Casey McDermott: Sure. So I think the real value that we try to bring to it is context and also kind of a big picture look over time. So if you go to the tracker right now, you can see all of the case information in terms of the number of new cases that are reported by state officials every day going back to March. And that's important because it gives you that big picture perspective of looking back. And also seeing on the charts, we have noted when, for example, the state issued a stay at home order, when the state lifted the stay at home order, when the state implemented a mask mandate. And you can see also, for example, that cases have been rising pretty precipitously as officials warned that they would after the Thanksgiving holiday. But you can also see that cases were rising even before that, and I should say, even before the state implemented its recent mask mandate. As we know, that New Hampshire was` one of the last in the region to do.

And that's important because I think it also provides a level of transparency and also allows a level of accountability. When you can look at all of this, when people have this information in front of them, I think that helps give them the tools to be able to better hold their elected officials and other officials accountable for how they're managing this.

Rick Ganley: And it's all there in one place. Casey, it looks like we're also including more charts from from other sources, too.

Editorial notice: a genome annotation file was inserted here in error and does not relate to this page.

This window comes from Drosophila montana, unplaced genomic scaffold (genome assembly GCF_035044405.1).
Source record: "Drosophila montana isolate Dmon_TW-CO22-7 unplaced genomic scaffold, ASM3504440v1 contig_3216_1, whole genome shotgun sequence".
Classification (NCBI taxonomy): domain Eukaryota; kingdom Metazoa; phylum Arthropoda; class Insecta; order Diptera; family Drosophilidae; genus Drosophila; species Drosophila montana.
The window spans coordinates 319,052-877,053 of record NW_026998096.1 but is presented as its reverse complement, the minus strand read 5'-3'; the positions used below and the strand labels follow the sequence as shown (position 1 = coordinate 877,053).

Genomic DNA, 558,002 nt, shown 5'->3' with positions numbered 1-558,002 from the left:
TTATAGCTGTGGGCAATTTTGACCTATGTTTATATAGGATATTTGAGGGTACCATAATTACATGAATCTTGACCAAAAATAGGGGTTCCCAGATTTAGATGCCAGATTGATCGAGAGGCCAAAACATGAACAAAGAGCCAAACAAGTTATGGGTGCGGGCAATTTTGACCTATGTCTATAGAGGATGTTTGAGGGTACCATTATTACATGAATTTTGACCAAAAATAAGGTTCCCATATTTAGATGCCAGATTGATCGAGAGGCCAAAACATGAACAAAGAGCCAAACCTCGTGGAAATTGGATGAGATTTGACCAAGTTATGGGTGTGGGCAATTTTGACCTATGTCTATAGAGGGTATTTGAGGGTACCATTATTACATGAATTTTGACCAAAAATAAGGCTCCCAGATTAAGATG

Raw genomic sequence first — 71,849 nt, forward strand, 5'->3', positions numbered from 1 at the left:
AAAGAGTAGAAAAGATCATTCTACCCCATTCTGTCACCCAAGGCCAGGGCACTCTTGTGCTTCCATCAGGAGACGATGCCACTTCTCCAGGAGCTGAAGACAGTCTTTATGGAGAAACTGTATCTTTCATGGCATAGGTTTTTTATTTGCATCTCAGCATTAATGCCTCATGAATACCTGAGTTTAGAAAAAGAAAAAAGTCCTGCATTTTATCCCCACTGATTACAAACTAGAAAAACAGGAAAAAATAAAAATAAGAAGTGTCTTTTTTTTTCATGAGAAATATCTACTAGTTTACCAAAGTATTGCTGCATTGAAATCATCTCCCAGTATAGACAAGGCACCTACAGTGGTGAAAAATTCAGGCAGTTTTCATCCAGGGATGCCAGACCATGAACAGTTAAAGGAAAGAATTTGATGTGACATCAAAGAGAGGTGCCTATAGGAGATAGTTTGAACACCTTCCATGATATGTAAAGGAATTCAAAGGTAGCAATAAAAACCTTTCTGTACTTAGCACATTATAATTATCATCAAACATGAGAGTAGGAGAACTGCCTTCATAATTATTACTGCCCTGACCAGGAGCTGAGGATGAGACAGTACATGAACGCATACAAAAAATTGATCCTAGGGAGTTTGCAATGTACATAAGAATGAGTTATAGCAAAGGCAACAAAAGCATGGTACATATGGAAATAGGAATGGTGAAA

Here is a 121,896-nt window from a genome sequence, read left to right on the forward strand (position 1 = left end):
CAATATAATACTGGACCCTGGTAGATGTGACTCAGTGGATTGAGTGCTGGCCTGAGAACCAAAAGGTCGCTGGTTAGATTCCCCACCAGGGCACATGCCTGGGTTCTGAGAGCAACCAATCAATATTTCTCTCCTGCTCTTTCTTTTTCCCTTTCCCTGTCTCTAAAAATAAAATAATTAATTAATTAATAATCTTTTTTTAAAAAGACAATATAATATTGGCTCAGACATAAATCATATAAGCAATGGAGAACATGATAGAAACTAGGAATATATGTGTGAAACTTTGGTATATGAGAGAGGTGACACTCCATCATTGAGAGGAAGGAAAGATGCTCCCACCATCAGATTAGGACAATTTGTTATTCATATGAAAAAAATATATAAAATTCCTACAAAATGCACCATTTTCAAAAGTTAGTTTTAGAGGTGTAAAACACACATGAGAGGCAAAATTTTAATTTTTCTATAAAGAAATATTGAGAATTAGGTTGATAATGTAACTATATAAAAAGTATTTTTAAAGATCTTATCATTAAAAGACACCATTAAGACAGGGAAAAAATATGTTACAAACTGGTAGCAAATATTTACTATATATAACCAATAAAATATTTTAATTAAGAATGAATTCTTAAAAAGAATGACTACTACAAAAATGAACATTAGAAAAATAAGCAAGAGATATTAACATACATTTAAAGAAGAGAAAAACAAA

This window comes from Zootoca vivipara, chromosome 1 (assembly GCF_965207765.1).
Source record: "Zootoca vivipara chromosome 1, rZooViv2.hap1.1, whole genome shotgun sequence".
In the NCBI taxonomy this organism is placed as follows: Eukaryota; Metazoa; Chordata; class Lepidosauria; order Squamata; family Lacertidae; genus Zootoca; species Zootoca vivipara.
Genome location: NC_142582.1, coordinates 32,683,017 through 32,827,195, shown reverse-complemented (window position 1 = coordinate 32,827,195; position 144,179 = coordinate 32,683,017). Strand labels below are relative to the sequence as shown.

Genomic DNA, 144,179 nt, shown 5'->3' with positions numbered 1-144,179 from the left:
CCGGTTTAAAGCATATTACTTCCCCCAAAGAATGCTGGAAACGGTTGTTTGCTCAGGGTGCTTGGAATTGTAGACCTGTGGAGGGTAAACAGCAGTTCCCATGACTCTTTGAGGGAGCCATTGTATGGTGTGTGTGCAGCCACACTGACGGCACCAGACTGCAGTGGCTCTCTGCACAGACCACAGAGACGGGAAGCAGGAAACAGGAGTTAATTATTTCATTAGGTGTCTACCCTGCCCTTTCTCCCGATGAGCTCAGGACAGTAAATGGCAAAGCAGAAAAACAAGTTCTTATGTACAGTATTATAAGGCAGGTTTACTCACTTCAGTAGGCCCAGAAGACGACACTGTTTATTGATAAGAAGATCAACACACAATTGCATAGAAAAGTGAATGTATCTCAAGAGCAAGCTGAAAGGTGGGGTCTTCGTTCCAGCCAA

Casey McDermott: Yeah. So one of the best and most comprehensive sources of COVID data, especially if you're looking for kind of a comparison of how New Hampshire's doing relative to other states, is The COVID Tracking Project at The Atlantic. That's covidtracking.com. They have a 50 state dashboard. They have lots of different charts comparing different state responses. And they really early on were kind of the central repository for data about the pandemic, because the federal government wasn't providing that kind of a resource, at least at first. So they make their charts available for reuse for journalists and other people. So we've included some of those charts on our tracker as well now too.

Rick Ganley: Casey, do you know how they're compiling that data?

Casey McDermott: They have a team of people that are looking over it very carefully and they too do a really good job of providing very, very detailed explanations about what the data does and does not say so that people know the limitations of what the numbers can actually tell us.

Rick Ganley: Yes, so they're transparent about their methodology. What pieces of information is the state not tracking that you wish they were?